Background and aim: Gastric hypersensitivity to mechanical distension has been observed in functional dyspepsia, but no drug is available that specifically acts on gastric afferent pathways to decrease gastric nociception. The aim of this study was to assess the effect of fedotozine, a synthetic ligand for peripheral kappa receptors, on human gastric sensitivity.
Methods: Twenty-seven healthy volunteers were randomized to receive either fedotozine (30 mg t.d.s.) or a placebo, for 7 days. On day 7, the effects of fedotozine were tested on discomfort threshold and gastric compliance during graded isobaric and isovolumic distensions. In 16 of these subjects, the effect of this drug was tested on somatic sensitivity. In 10 other healthy volunteers the effect of fedotozine on gastric distension-induced inhibition of the RIII reflex, a process closely related to visceral sensitivity, was also studied.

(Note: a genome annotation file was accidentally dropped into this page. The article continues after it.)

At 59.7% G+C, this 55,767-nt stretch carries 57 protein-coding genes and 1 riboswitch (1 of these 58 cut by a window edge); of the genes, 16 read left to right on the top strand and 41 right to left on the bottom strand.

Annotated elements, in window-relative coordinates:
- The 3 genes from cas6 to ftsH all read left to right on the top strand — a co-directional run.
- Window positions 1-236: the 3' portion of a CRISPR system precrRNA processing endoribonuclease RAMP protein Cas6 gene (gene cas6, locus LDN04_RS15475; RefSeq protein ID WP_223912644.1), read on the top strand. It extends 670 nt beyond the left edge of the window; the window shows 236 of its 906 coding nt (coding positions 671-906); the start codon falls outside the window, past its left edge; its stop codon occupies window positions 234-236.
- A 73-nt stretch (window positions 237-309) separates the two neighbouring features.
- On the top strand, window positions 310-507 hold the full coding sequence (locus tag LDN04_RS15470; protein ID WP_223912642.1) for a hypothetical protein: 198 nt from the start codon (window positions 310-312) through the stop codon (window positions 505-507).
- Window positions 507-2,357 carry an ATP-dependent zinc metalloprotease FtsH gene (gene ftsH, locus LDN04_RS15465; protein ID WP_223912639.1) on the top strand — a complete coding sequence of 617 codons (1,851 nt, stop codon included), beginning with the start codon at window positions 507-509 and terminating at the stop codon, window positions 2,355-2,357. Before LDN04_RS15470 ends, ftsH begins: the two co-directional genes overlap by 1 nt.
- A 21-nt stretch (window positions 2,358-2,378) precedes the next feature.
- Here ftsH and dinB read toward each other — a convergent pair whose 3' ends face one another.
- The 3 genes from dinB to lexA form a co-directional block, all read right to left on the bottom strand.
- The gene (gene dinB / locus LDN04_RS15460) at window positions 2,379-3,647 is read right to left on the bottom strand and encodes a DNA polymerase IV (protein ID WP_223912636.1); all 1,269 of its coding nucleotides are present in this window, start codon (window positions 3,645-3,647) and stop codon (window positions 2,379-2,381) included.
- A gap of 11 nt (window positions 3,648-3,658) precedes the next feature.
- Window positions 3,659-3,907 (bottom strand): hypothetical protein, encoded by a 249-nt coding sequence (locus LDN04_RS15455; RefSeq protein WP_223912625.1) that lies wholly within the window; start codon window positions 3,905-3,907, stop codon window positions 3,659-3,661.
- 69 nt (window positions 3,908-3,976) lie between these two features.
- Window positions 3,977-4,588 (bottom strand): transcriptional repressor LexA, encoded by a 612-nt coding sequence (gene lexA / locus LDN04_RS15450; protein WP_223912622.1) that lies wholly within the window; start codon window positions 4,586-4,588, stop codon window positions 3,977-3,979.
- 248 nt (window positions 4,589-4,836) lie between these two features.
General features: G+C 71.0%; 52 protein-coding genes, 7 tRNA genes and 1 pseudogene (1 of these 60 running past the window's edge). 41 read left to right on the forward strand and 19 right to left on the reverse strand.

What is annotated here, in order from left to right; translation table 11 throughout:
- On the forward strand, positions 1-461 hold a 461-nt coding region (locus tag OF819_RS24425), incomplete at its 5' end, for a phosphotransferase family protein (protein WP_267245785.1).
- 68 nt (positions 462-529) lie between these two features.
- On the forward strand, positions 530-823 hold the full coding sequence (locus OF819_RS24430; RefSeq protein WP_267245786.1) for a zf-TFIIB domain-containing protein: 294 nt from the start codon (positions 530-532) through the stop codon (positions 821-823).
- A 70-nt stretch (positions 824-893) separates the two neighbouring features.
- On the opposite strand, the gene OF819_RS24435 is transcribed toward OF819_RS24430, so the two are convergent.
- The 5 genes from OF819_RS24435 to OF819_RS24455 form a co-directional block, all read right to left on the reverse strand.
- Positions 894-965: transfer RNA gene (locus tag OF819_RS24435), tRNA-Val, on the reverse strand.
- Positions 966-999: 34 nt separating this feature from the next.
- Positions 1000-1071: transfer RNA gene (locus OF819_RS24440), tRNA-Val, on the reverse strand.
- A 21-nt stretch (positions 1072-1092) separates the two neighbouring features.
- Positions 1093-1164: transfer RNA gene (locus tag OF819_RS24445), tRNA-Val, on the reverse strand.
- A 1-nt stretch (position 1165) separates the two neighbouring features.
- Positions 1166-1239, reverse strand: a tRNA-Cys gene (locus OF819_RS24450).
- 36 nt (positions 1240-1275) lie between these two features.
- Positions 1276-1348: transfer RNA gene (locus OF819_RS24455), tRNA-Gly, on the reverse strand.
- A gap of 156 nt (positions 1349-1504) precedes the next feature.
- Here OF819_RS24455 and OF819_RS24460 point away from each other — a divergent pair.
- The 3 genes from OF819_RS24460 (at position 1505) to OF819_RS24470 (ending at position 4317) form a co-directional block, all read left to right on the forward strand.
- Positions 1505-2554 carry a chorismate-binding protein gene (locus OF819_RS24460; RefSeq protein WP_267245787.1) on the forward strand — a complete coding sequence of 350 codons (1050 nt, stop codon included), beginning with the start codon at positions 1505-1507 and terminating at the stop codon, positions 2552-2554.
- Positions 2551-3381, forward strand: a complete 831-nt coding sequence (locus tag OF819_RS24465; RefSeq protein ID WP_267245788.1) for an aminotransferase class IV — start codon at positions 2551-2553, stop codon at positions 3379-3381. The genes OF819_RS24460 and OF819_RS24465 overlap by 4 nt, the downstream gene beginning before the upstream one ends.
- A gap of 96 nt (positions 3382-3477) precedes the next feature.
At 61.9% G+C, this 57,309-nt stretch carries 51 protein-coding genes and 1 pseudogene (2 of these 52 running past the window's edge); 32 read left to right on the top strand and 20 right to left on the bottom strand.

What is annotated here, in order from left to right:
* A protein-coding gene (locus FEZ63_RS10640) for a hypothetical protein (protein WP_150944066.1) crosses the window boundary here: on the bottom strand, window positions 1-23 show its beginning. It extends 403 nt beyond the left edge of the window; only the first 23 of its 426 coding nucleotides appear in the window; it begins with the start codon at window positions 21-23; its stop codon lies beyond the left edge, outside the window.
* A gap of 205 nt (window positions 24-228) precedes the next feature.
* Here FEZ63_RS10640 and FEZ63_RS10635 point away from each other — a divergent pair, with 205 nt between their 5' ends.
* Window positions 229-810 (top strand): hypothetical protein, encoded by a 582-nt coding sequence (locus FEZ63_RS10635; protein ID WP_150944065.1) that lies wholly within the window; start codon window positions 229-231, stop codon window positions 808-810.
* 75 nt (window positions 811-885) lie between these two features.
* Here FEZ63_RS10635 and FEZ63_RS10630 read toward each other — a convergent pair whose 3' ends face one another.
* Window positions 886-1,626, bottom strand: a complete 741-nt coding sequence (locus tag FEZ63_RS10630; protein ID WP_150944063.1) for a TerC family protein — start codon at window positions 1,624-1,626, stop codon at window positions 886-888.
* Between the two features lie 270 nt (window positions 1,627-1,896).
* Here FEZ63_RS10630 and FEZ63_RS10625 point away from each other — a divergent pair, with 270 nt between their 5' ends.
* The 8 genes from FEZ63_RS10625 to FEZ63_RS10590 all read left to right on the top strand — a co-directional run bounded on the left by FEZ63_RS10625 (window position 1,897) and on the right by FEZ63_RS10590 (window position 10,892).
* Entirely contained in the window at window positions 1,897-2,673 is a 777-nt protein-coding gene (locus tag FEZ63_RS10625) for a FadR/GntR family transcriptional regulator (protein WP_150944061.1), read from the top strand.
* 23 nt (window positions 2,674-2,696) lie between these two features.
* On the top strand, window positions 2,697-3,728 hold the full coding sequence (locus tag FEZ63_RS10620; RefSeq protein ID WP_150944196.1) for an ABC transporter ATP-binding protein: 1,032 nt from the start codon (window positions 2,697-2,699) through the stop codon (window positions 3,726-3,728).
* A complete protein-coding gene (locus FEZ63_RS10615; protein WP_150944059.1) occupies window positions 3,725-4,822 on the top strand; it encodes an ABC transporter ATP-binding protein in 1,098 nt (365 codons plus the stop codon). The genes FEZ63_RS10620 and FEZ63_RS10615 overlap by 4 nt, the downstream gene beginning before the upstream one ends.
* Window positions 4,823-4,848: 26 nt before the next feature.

Results: During isobaric distensions, the discomfort threshold was significantly higher in subjects on fedotozine than in those on placebo (14.4 +/- 0.92 vs. 12.0 +/- 1.13 mmHg; P = 0.04). Compared to placebo, fedotozine did not modify gastric compliance and somatic sensitivity. Fedotozine also reduced the inhibition of the RIII reflex induced by gastric distension.
Conclusion: Fedotozine decreases gastric sensitivity to distension by exerting specific action on gastric afferent pathways.